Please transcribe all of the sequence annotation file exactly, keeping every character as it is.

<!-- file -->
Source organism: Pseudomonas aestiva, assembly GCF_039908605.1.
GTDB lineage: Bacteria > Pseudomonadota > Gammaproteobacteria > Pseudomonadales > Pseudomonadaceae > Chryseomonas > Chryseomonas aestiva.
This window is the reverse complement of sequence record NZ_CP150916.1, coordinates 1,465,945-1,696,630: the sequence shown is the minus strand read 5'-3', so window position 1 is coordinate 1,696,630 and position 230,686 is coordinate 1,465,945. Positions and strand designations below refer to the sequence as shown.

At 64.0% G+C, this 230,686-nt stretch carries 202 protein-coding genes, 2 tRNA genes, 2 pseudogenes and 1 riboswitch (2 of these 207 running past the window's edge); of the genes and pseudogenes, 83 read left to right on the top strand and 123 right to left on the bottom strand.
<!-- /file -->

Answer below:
Source organism: Pseudomonas aestiva, assembly GCF_039908605.1.
GTDB lineage: Bacteria > Pseudomonadota > Gammaproteobacteria > Pseudomonadales > Pseudomonadaceae > Chryseomonas > Chryseomonas aestiva.
This window is the reverse complement of sequence record NZ_CP150916.1, coordinates 1,465,945-1,696,630: the sequence shown is the minus strand read 5'-3', so window position 1 is coordinate 1,696,630 and position 230,686 is coordinate 1,465,945. Positions and strand designations below refer to the sequence as shown.

At 64.0% G+C, this 230,686-nt stretch carries 202 protein-coding genes, 2 tRNA genes, 2 pseudogenes and 1 riboswitch (2 of these 207 running past the window's edge); of the genes and pseudogenes, 83 read left to right on the top strand and 123 right to left on the bottom strand.